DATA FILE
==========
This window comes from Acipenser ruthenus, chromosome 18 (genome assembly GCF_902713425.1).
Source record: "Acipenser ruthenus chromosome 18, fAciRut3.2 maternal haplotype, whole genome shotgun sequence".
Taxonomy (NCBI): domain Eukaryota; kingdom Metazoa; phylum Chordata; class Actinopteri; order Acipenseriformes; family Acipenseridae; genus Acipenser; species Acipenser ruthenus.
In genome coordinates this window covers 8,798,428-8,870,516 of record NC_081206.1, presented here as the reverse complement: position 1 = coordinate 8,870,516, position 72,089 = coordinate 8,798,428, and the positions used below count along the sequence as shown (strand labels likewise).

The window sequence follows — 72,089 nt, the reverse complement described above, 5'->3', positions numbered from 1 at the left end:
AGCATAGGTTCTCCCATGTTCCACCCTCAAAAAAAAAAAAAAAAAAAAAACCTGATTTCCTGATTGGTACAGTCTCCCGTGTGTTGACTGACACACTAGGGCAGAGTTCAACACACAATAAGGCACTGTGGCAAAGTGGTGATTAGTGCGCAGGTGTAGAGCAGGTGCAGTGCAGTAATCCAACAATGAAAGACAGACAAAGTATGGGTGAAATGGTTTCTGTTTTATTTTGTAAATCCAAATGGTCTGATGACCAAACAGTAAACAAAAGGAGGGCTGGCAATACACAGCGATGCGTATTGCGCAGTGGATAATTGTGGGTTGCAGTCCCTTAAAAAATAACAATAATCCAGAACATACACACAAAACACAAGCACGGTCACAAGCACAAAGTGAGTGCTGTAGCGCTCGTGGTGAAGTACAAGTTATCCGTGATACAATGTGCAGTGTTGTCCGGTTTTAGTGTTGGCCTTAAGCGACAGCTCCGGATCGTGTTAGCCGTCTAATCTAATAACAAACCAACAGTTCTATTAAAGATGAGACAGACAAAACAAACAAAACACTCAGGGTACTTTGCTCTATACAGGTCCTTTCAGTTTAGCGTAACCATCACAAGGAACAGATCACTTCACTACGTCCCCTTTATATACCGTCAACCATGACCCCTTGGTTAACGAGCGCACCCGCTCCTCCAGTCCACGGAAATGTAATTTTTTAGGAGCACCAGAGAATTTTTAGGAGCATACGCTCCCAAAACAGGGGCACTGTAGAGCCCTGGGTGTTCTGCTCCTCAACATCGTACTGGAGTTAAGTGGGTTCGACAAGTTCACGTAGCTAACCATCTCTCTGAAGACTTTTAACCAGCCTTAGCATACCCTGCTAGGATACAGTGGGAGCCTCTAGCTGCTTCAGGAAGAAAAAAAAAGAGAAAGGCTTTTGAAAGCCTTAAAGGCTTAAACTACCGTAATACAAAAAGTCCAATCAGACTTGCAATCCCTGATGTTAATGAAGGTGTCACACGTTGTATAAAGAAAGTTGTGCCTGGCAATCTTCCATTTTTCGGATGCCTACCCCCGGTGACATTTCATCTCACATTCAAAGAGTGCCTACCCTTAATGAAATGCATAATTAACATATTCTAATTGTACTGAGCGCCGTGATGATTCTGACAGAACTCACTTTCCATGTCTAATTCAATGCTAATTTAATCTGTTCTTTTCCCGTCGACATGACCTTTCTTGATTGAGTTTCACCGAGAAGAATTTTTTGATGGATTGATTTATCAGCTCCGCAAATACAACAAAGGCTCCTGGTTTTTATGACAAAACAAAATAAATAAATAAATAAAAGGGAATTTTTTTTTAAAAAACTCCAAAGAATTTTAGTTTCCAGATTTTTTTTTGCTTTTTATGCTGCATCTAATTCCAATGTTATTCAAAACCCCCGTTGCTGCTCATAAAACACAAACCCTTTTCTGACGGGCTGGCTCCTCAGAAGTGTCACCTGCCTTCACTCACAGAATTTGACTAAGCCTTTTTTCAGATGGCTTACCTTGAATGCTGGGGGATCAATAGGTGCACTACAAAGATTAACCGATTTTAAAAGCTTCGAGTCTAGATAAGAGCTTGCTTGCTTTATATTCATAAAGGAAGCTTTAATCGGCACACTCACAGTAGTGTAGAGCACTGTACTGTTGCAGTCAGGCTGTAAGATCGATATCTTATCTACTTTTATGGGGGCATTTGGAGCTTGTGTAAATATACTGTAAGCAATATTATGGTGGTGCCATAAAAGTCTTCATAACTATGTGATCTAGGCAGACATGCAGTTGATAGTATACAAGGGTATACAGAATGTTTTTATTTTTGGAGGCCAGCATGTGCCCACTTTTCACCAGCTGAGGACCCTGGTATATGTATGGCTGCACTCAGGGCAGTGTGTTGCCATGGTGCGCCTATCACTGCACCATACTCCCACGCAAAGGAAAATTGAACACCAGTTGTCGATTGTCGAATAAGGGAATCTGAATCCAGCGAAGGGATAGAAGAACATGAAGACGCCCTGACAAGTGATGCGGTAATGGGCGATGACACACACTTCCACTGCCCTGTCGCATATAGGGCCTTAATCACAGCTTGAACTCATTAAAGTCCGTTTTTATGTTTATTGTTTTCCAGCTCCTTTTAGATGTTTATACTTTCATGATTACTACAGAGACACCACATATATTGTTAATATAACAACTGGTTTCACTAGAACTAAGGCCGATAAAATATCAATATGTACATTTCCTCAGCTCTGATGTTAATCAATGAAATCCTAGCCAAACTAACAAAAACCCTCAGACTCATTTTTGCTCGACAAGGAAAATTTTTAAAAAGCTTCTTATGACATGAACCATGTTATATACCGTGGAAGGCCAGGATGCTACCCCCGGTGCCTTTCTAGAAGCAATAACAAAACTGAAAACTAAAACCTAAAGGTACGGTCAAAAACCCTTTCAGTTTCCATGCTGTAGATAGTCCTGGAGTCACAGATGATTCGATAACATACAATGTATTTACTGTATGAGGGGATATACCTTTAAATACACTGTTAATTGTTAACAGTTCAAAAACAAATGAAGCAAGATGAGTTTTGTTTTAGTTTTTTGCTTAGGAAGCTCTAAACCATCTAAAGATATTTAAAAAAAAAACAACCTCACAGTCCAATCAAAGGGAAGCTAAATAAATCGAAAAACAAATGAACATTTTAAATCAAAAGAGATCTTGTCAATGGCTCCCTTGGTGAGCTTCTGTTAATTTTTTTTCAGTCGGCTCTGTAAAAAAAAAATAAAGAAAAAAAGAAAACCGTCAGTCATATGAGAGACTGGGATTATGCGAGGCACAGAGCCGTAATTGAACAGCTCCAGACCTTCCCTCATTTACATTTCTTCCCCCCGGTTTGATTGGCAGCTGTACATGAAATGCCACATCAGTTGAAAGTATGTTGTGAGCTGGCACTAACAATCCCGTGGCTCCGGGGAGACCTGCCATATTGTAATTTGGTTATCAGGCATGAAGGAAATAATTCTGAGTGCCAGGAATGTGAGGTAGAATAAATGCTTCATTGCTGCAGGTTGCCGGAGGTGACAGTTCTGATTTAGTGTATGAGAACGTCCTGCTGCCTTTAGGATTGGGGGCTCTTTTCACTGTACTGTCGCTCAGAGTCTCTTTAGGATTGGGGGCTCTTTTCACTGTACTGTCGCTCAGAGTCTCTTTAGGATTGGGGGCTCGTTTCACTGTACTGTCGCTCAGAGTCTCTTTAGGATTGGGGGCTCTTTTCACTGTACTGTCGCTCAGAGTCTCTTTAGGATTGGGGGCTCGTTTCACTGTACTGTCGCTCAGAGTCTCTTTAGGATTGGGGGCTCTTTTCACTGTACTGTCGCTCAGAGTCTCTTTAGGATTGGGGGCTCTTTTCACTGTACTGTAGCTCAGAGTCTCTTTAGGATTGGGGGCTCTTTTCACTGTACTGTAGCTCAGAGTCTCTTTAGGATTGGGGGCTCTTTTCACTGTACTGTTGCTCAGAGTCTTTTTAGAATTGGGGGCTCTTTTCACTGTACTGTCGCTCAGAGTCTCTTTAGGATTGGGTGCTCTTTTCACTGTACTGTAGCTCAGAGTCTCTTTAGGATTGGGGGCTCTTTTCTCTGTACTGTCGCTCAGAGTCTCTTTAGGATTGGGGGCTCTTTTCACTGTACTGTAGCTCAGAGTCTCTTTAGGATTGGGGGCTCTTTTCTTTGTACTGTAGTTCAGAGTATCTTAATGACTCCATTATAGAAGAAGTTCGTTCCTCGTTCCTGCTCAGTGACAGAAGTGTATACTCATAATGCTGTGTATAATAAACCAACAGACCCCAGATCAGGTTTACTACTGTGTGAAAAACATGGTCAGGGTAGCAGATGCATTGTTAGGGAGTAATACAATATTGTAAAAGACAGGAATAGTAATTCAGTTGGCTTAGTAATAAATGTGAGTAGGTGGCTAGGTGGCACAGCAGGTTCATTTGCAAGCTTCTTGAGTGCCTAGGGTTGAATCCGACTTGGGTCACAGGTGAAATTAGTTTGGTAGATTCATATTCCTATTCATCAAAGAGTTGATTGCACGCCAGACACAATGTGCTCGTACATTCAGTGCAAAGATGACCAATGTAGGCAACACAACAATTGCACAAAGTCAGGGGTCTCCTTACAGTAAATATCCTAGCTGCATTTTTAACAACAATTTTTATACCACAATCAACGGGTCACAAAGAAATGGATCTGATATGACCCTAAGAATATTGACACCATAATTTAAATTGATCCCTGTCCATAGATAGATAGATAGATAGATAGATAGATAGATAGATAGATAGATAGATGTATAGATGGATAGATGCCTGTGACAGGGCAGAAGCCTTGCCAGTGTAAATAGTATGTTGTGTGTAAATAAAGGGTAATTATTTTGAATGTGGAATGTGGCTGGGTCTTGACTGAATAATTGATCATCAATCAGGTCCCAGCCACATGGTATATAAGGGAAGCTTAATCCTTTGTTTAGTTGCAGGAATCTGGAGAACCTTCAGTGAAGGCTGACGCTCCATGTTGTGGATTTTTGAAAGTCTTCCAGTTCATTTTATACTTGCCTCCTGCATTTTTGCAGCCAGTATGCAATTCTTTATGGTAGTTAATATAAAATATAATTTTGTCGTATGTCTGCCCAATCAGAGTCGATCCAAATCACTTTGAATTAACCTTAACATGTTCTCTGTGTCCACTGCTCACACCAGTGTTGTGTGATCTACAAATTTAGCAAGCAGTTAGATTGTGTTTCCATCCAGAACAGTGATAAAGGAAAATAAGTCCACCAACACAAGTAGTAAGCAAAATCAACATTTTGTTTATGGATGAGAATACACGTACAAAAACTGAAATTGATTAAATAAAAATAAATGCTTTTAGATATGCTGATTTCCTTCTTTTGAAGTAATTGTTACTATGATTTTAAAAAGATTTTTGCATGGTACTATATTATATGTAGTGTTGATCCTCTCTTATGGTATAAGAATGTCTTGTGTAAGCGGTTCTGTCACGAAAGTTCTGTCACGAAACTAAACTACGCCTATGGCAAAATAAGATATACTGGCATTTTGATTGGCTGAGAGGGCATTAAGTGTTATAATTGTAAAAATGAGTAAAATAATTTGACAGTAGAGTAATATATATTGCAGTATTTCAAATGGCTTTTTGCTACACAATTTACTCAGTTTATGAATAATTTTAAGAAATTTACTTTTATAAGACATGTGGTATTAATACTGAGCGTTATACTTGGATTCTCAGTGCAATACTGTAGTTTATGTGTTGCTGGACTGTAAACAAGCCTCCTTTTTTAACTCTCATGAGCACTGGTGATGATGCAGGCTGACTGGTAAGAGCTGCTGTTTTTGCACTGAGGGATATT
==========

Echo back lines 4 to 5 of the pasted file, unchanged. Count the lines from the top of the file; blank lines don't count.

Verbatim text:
In genome coordinates this window covers 8,798,428-8,870,516 of record NC_081206.1, presented here as the reverse complement: position 1 = coordinate 8,870,516, position 72,089 = coordinate 8,798,428, and the positions used below count along the sequence as shown (strand labels likewise).

The window sequence follows — 72,089 nt, the reverse complement described above, 5'->3', positions numbered from 1 at the left end: